Where you find your clients out in the world is a big question.
I held an open door session inside the Sustainable Freelancer FB Group last Friday where I put the webcam on and anyone could pop in to talk about anything they want.
Resulting from that was a conversation around the location of potential clients. Not necessarily any strategy about getting them, but more of where to look for places, online, offline, etc, where they may be.
A watering hole is where all the animals in an ecosystem come together because they need water to survive.
The idea fits perfectly because you want to find places where your clients come together to talk about business with other people in a similar market.
These are events, meetups, conferences, online forums, trade shows, and the list goes on.
You are a developer or designer and live online, so it’s safe to assume that you know your way around the web.
Because of that, you may want to find your clients on the web. You try Facebook Groups, Twitter, Instagram, and even online forum sites. While you may find them here, maybe it’s not THE watering holes best suited for your clients.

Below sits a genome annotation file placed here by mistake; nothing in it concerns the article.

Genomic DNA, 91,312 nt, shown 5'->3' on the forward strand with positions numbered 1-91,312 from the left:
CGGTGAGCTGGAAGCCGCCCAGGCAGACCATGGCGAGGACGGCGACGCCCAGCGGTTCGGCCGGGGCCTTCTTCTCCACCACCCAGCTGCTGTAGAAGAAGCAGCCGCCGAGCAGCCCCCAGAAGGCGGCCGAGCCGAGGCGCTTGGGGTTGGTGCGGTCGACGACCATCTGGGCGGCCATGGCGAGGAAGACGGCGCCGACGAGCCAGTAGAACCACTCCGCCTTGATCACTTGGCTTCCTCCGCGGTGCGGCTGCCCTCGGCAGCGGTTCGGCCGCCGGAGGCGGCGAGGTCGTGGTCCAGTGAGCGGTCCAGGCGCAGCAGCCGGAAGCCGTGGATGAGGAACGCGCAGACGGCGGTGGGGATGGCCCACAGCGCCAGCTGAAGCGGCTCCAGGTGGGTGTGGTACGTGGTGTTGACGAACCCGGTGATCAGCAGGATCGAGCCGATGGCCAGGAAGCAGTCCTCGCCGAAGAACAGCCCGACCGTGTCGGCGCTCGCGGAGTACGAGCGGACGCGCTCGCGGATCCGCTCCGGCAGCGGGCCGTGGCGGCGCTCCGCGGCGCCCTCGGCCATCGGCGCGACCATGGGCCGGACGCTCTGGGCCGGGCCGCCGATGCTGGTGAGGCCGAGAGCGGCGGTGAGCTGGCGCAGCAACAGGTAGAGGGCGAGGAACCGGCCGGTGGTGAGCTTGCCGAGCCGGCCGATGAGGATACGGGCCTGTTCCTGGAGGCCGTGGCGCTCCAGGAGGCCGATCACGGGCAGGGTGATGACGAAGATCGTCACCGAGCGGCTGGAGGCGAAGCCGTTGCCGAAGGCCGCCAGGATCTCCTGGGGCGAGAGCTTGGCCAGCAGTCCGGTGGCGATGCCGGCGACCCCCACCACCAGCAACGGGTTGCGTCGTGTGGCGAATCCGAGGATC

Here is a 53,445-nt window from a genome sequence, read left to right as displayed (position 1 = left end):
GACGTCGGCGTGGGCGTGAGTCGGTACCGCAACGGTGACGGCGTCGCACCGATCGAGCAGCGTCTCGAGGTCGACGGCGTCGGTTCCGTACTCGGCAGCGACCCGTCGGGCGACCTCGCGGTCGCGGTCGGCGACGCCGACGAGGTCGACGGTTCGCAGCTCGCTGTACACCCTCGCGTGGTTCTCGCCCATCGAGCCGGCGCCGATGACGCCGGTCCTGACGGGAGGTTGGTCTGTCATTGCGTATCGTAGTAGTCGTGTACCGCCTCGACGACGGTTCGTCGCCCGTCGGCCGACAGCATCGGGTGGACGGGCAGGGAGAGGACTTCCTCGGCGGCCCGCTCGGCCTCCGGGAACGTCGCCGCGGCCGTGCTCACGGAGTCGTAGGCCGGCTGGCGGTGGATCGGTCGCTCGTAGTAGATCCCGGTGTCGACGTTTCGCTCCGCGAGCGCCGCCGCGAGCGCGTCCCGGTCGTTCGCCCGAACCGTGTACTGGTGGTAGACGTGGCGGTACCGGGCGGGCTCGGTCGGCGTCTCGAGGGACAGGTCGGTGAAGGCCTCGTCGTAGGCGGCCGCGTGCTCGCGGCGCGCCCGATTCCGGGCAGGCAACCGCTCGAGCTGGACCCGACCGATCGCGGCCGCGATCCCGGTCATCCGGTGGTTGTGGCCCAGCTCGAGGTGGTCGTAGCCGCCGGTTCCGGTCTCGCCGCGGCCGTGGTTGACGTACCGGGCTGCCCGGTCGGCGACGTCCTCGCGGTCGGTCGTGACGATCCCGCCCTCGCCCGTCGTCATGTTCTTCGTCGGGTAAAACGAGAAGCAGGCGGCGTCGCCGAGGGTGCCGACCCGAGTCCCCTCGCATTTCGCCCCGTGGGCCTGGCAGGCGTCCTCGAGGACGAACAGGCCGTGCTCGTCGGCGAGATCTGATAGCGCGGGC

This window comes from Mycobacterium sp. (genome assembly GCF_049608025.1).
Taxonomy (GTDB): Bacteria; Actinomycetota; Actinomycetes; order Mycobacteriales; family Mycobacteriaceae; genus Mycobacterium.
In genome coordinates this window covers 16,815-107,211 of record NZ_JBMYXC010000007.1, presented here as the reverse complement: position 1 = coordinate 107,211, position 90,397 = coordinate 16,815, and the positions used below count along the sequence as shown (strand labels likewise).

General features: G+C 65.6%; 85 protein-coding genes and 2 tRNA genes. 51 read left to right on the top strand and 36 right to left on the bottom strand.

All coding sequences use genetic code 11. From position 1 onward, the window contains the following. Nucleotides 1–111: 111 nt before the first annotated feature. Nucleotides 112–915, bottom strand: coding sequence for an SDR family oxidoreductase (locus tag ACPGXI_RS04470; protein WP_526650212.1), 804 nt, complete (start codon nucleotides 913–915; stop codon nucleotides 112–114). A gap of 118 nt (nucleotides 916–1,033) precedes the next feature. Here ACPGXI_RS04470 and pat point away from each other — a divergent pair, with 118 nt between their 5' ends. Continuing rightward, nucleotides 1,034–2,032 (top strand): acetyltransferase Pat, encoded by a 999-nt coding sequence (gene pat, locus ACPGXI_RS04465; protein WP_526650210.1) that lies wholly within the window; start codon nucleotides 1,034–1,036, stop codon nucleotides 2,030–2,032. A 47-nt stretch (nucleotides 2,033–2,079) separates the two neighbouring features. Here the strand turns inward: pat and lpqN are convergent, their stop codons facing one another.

When I was working for an agency that focused on the medical industry, the sales team would regularly attend trade shows and conferences and buy booth space at these events.
Sure they ran Google Ads and such, but a great portion of sales and revenue for the business came from these events. There were months of the year where the sales team would attend 10-15 events in one month, all over the country.
The thing is that doctors and the medical industry don’t spend the entire day on the computer and the web. They still don’t.
What they do is attend conferences and events to learn about new technology and studies, to meet up with colleagues and build relationships, and play golf (let’s be honest).
The sales team knew this, the business knew this, which is why they were so invested in putting effort into going to these watering holes and finding their clients.
Understanding the behavior of your client will help you figure out where to find them.
Pay close attention to your existing clients. Just because you found them in one spot, doesn’t mean that’s where they all are.
Follow them, talk with them. Ask them about their weekend and what they did. If they tell you that they can’t make a meeting because they are going to a conference, ask them what conference.
Where you find your clients isn’t about you. It’s about them.
Be curious, ask questions, pay attention. Get into the head of your clients and they’ll lead you to more.
Here are some further resources that you'll want to check out that directly relate to the show.
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